iii. Inter-country (international) adoption refers to adoption of a Kenyan child by adopters who are not Kenyan and live outside Kenya. Inter-country adoptions are processed through an approved foreign adoption agency in conjunction with a Kenyan adoption society registered to make international adoption arrangements. Applications must be approved by the National Adoption Committee before a child is placed with an international applicant.

iv. Kinship or family adoption refers to adoption by adopters who are kin or relatives within the extended family of the child. Applications for kinship adoption are similar to domestic adoption. A bonding period is necessary where the child has not been living with the prospective adopter.

Step 1: The journey begins with an orientation meeting for inquiries and forms are filled at this point.

Step 2: The next step would be social workers visit to the home of the interested parents for purposes of fact-checking including security, reasons to adopt, home environment (is it conducive for a child), the age and sex of the expected child e.t.c.

Step 3: Then follows a meeting session with the adopting parents and a child identified by the social workers for introduction purposes and to create time for a bond. If the bonding is automatic with a flow, the child is fostered in the home for three months, upon which evaluation is done through regular visits to see child’s progress in the new environment as well as the relationship with other family members.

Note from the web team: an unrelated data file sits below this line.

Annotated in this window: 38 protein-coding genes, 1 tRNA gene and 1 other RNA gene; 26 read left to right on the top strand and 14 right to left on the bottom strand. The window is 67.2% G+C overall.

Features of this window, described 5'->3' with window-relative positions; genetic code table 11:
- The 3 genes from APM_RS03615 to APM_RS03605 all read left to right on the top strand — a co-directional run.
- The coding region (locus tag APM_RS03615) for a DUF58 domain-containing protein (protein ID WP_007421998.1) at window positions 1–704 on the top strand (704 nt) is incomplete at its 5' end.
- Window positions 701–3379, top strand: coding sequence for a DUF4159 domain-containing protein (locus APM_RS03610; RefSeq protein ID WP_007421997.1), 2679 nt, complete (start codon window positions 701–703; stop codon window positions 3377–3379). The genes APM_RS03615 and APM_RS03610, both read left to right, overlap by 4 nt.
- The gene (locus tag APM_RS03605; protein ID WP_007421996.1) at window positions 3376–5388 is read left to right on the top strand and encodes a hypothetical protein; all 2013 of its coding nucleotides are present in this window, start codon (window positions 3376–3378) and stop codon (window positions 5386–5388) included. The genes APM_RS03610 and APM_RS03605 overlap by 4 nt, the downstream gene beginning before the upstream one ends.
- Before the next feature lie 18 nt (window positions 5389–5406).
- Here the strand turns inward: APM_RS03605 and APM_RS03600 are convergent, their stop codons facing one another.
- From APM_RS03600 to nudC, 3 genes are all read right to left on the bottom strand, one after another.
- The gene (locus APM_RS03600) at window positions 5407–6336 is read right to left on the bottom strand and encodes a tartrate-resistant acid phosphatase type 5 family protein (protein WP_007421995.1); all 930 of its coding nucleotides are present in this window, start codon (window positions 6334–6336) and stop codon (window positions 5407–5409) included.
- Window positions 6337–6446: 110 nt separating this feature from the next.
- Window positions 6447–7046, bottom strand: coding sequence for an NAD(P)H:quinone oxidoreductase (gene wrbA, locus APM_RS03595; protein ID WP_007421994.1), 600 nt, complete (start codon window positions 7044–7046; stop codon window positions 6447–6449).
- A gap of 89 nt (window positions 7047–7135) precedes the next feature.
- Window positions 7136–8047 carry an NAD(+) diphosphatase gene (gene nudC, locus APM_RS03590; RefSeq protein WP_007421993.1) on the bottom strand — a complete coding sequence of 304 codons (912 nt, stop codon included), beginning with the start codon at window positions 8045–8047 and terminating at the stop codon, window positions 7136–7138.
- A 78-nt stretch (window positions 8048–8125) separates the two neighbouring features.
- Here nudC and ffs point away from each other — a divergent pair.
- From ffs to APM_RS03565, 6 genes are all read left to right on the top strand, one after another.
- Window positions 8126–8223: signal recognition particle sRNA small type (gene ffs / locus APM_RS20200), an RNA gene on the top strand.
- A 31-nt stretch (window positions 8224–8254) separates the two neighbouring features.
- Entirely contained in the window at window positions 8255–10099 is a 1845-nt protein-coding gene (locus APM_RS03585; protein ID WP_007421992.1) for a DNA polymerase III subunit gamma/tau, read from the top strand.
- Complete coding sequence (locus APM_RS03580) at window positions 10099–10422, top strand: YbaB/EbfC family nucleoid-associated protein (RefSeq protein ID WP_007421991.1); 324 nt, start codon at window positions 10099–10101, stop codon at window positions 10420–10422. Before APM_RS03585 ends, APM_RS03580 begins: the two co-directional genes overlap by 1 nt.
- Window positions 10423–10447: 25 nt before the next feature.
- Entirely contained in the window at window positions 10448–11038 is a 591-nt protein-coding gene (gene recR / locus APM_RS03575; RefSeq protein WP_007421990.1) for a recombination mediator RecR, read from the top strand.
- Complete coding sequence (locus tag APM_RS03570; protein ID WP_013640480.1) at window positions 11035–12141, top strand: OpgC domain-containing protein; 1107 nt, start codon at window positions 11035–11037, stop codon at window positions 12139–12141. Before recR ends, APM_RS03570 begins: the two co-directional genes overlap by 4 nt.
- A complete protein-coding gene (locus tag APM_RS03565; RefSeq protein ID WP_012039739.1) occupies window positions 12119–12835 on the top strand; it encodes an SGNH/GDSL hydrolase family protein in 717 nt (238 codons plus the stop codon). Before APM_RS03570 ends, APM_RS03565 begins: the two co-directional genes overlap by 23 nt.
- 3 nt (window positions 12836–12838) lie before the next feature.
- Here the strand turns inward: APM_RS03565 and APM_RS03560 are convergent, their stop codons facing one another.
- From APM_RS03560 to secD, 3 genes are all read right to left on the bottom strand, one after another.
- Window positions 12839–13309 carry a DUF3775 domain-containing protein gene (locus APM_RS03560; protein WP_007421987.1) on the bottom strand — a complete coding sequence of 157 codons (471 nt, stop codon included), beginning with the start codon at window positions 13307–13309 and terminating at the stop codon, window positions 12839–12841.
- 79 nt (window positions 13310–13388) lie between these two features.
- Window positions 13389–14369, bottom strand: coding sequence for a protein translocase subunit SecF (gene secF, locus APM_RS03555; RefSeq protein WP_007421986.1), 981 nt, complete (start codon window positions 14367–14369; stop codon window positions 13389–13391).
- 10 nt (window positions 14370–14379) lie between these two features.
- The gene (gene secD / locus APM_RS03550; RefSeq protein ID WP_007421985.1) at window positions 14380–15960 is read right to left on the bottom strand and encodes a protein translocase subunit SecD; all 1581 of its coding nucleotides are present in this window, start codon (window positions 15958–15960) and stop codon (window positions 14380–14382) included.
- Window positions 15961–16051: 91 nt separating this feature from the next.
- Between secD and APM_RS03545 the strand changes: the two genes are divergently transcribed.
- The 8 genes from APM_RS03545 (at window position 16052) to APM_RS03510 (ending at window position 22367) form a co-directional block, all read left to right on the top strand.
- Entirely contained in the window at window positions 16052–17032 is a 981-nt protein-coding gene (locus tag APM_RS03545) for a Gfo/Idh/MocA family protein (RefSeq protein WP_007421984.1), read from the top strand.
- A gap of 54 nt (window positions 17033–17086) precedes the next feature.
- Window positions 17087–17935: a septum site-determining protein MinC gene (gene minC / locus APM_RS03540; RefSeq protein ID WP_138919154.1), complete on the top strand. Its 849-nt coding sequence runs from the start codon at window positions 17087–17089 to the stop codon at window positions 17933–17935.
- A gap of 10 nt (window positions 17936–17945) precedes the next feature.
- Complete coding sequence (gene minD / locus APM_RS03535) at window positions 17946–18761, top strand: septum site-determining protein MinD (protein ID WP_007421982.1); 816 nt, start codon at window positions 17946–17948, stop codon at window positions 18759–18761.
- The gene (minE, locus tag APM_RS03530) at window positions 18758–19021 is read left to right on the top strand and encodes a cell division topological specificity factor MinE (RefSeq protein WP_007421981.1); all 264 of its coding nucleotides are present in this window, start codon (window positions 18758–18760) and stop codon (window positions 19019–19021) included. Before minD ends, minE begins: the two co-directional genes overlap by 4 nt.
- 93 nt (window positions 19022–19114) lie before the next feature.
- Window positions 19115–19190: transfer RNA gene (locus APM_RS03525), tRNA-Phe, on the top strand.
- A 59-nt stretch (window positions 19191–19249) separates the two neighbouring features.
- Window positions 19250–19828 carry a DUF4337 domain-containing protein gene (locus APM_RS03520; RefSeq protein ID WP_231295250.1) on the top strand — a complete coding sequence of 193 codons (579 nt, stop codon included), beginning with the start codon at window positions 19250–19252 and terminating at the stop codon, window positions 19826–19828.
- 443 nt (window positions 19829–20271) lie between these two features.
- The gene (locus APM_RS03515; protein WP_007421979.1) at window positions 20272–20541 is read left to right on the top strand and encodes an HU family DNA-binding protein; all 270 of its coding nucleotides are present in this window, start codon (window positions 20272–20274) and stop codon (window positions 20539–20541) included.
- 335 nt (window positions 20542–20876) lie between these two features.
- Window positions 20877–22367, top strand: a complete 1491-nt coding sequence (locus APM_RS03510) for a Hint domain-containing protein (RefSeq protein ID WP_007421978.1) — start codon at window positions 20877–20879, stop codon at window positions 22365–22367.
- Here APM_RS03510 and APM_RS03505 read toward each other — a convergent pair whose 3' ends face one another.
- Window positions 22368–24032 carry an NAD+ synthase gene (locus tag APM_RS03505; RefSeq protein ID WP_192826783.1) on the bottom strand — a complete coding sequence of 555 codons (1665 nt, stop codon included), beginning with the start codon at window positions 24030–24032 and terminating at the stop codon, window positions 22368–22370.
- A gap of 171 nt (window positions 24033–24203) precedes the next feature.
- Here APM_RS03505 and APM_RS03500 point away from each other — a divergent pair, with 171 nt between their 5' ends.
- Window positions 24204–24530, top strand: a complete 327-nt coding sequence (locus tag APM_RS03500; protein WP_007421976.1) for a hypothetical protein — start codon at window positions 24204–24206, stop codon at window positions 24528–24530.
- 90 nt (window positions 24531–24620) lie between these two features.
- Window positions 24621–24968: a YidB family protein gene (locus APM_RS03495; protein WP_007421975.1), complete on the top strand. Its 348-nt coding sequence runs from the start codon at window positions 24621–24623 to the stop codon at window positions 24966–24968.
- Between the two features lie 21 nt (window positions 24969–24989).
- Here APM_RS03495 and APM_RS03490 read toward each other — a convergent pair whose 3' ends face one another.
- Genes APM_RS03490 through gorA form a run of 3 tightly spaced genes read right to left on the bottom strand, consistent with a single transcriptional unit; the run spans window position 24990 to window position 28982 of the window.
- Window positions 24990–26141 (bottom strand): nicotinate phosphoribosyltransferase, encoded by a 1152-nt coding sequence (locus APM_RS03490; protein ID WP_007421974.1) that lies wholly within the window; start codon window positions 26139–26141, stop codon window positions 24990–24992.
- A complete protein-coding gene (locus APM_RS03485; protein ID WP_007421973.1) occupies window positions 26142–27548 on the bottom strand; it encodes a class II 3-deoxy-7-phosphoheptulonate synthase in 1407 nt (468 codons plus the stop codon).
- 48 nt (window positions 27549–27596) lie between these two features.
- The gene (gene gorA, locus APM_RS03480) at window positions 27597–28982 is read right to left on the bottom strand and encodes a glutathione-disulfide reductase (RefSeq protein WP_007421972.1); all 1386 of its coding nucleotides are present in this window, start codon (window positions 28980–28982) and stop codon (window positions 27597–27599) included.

Step 4: If successful, the final step is at the Children’s Court to finalize where the adoption parent(s) ability to support and educate the child are examined by the court and the social worker may give an opinion on the capability of the adoptive parent(s).

Sometimes not all adoptions or fostering goes right and this leads to a children being taken away from the homes probably back to the previous children shelter as investigation goes on. For example, an investigative story done and aired on a local media station, showed officers on video carrying away a child from the house without the knowledge of the adoptive parents and as per what one of the foster parent said that some of the officers had guns in their house.

I strongly condemn such kind of acts portrayed by the officers. Why? Because this is not how you want a child remembering his family especially if it is the only family the child has known his whole years. Such kind of actions have repercussions on the child’s psychology and perception about handling sensitive matters. The best thing they should have done and for future use as well, is to have a conversation with the child and explain the situation as it is, ensuring the child is aware that the events are not by any means his/her fault. By doing this, the innocent child’s interests are said to be considered.

I wrote this article because there are so many children in shelters who are in need of a home and a family that is loving, supportive, caring and means the world to them. I hope that one day in the future I can be able to foster children regardless of how tiresome the system may be.

As you read this, remember that in whatever matter it may be, and a child is involved, take a step back, think about the effects of the next actions are going to have on the minor and have a reasonable conversation with him/her. It will make things better. Trust me.